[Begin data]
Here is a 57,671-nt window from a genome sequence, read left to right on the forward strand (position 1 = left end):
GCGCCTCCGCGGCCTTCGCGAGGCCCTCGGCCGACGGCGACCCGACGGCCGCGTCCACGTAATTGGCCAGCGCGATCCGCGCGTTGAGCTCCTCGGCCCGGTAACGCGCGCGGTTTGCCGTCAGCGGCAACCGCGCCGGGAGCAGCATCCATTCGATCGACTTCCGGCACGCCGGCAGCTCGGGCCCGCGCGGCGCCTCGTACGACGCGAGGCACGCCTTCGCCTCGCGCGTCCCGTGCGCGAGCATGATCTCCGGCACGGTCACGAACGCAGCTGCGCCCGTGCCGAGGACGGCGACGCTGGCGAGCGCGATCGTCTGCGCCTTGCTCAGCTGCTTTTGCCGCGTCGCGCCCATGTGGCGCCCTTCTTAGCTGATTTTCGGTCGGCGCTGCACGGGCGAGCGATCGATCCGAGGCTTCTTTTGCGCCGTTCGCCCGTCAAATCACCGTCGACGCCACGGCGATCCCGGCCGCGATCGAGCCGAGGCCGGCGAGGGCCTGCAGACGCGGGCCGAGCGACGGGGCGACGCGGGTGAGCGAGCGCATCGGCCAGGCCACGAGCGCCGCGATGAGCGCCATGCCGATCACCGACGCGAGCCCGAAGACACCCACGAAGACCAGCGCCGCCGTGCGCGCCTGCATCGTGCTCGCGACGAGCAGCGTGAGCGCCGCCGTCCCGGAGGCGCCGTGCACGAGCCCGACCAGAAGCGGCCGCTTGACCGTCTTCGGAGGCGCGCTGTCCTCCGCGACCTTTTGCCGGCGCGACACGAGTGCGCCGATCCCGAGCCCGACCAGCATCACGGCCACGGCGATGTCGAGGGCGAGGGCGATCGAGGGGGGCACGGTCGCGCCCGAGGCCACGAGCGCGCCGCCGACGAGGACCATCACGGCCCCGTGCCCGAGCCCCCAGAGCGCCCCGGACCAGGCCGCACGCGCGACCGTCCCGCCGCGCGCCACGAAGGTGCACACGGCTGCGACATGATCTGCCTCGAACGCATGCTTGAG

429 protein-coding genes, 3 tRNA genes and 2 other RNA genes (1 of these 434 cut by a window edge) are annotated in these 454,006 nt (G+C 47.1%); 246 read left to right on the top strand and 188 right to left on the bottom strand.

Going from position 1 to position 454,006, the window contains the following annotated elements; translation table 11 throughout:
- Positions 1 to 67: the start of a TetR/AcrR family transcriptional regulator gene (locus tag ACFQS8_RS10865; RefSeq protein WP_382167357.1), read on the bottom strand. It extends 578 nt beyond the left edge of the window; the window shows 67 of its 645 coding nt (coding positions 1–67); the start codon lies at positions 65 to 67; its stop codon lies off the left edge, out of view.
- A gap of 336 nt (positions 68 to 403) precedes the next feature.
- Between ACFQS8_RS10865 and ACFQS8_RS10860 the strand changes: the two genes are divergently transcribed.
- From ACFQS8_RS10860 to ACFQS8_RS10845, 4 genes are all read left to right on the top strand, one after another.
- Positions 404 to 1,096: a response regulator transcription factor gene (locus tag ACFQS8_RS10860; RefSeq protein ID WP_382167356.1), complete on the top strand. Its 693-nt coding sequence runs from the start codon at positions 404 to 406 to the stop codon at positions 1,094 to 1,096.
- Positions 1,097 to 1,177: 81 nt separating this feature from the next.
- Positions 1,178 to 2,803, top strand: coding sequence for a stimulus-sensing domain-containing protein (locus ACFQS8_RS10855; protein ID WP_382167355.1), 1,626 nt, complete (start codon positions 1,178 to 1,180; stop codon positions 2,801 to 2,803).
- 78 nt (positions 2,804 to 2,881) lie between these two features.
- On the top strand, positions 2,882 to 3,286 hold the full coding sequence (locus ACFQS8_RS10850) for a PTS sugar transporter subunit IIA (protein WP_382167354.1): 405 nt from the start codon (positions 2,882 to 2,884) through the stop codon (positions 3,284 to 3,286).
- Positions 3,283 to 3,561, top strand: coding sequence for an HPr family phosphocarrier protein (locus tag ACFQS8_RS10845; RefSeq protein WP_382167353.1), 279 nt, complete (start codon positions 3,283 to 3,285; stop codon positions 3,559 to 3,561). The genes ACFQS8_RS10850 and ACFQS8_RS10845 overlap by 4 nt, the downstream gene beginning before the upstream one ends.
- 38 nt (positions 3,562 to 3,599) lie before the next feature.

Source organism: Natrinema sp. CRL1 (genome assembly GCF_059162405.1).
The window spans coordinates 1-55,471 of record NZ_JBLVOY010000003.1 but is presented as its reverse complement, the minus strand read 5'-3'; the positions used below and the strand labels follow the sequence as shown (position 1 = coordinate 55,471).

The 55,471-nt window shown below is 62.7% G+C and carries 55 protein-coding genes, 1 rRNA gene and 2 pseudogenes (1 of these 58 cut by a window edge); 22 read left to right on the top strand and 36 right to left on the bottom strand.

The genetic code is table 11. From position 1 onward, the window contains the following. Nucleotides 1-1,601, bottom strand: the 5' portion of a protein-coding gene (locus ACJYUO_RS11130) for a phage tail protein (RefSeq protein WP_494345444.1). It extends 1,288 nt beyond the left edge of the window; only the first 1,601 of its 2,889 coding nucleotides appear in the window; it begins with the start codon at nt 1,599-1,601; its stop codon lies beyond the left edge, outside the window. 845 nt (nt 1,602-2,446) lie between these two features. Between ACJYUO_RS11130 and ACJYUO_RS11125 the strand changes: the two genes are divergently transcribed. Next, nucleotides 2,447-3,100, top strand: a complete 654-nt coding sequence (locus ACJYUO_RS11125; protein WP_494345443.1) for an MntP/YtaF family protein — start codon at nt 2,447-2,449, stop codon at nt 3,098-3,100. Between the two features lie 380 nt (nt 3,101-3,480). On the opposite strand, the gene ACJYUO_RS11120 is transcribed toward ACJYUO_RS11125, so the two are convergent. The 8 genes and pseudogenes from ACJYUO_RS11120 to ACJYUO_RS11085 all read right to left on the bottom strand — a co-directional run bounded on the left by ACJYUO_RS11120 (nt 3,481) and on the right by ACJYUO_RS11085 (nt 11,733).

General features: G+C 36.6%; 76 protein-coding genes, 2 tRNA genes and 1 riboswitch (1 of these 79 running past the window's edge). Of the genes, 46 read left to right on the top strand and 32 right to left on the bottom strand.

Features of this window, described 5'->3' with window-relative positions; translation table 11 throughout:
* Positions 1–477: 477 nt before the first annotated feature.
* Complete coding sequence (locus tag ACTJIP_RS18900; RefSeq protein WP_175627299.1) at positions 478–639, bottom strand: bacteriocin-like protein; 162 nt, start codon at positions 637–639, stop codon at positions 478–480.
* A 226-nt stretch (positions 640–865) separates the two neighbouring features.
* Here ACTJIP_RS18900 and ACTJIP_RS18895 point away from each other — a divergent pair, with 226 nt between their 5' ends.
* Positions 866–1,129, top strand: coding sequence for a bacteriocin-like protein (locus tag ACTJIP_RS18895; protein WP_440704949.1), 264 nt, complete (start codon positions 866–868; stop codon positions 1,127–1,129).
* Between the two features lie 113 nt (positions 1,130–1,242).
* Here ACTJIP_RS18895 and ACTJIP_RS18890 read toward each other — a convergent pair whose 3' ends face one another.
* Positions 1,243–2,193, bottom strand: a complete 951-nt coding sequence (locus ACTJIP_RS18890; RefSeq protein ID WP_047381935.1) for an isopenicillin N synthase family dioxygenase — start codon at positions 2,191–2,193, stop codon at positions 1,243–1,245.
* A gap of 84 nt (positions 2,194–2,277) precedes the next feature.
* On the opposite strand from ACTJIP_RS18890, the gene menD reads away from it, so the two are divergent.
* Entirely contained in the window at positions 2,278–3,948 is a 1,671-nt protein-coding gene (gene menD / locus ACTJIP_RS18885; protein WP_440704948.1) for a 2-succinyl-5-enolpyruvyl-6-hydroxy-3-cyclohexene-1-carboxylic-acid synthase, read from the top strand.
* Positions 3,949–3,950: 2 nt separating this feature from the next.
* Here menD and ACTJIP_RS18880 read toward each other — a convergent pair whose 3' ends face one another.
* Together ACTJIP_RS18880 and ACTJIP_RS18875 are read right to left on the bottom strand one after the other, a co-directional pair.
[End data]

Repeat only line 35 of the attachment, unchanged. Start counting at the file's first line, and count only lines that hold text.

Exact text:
* Together ACTJIP_RS18880 and ACTJIP_RS18875 are read right to left on the bottom strand one after the other, a co-directional pair.